Kazakhstan: Mortgage Holders Picket A Bank In Almaty
Mortgage holders picket a bank in Almaty, Kazakhstan, in a demand for their loans to be refinanced following the dramatic fall in value of the national currency, the tenge.
In a reprisal of impromptu rallies seen earlier this year, around 30 mortgage holders in Kazakhstan’s business capital picketed banks on September 19 demanding their loans be refinanced.
Frustration is mounting among many debtors that a program ordered by President Nursultan Nazarbayev for the central bank to provide commercial lenders with 130 billion tenge ($380 million) to refinance loans is failing to take full effect.
The rallying mortgage holders, who complained that their debts had not been refinanced, called during their picket for them to be granted 1 percent interest rates and five-year repayment periods.
But Zhanna Sadykova, a member of the Let’s Leave Housing for the People, claimed in remarks that banks are refusing to grant those terms.
Those suffering the most are people like 64-year old pensioner Tatyana Alenkina, who obtained a dollar mortgage worth $35,000 in 2008 to buy an apartment. She repaid $27,000, but a paltry monthly pension worth 35,000 tenge (devalued to $89 by the collapse of the national currency) means she can no longer keep up with payments.
“They kicked me out of my apartment in the evening, they won’t let me into my apartment any longer. I cannot find my things. I am going hungry. Now I’m living in a basement,” told Alenkina.
The National Bank has said that as of September 1, almost 18,000 refinancing requests out of a total of more than 24,200 have been fulfilled. Protesters blamed banks for disruptions to the refinancing program.
ATF Bank executive director Eldos Zhumabayev told reporters that his institution was the first to use up National Bank-provided refinancing funds and that it needs to wait for repayments from debtors before it can continue its refinancing efforts. Zhumabayev said ATF Bank has refinanced loans of 1,700 people and that another 150 applications are outstanding.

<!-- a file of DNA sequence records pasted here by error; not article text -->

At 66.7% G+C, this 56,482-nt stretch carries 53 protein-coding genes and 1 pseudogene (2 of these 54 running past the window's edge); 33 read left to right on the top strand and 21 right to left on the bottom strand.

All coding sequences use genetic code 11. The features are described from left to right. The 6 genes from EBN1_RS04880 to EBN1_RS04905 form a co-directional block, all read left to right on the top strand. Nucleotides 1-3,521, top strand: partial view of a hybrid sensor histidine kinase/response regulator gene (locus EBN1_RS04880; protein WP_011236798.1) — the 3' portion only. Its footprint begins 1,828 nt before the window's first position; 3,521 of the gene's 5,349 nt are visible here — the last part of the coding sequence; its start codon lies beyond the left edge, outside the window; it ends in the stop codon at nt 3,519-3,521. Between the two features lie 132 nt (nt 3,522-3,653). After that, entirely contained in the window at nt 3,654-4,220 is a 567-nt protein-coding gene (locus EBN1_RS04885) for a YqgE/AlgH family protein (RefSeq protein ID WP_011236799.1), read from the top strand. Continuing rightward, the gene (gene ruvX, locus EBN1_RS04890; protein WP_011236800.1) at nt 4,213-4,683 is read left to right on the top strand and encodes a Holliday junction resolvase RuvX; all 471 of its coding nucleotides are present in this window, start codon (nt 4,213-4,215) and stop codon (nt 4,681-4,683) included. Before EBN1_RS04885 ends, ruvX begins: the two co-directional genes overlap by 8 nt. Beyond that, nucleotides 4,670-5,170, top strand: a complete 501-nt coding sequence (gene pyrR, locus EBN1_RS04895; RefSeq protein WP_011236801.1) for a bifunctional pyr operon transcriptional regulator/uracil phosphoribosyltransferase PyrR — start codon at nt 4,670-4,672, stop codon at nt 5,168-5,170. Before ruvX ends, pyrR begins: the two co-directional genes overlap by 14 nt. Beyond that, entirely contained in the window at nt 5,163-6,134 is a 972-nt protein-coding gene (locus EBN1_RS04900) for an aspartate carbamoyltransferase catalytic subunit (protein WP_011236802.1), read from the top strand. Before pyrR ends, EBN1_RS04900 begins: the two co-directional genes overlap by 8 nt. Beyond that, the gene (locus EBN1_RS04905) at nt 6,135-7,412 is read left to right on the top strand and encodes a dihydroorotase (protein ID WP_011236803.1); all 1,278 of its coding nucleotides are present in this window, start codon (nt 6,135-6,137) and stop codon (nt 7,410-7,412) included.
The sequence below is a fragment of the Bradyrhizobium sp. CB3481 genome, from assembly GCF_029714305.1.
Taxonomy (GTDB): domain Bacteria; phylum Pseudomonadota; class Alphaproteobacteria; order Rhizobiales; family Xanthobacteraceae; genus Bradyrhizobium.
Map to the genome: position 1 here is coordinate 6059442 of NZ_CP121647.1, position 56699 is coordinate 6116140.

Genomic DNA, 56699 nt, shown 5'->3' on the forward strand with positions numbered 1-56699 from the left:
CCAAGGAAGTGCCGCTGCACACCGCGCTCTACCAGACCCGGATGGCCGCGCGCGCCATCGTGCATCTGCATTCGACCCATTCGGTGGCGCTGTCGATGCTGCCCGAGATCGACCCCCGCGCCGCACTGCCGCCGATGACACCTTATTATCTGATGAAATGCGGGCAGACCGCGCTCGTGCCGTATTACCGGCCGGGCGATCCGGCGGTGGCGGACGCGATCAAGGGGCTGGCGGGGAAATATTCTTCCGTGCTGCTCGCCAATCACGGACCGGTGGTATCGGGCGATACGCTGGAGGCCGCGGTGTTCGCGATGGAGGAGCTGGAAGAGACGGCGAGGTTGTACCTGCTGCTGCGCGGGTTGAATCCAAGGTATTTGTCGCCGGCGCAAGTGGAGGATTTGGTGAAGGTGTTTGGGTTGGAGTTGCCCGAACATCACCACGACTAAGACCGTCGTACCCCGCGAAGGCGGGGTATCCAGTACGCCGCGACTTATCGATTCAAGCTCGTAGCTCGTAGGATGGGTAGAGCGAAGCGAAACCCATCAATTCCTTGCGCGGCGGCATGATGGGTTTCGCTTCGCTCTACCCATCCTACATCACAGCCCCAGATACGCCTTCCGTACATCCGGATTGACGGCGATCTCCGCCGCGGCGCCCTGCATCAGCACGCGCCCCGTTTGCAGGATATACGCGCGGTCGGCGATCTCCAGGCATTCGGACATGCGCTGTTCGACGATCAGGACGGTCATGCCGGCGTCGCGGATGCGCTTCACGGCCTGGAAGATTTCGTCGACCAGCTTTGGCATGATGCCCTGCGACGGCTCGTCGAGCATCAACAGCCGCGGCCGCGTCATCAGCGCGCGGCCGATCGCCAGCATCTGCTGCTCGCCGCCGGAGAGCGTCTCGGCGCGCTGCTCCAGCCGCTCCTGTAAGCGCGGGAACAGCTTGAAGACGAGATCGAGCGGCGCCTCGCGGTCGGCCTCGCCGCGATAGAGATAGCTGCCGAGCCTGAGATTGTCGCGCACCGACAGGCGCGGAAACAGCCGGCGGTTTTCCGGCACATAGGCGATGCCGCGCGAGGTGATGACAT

The picketers also marched on the offices of the former BTA-Ipoteka, now Astana Investment Group, where 10 mortgage holders say they have been denied refinancing.
“Who knew there would be a crisis? Why did they lead the country to a crisis?” one woman participating in the picket shouted to general approval.
As protesters began unfurling banners a man identifying himself as a prosecutor told the crowd they had no authorization to protest, so the picketers moved on sullenly after some minutes.
The National Bank refinancing program has been extended to December 1, and it now looks like it could be extended by yet another year.
Alexei Lee, head of the national fund for the development of financial services, told state news agency KazInform that 35 percent of government money allocated for refinancing has still not been utilized by recipient banks in the 18 months since the program was instituted.
“Around 48 billion out of the 130 billion tenge have yet to be used,” Lee said. “Our suggestion is to extend [the program] at least to December 1, 2017.”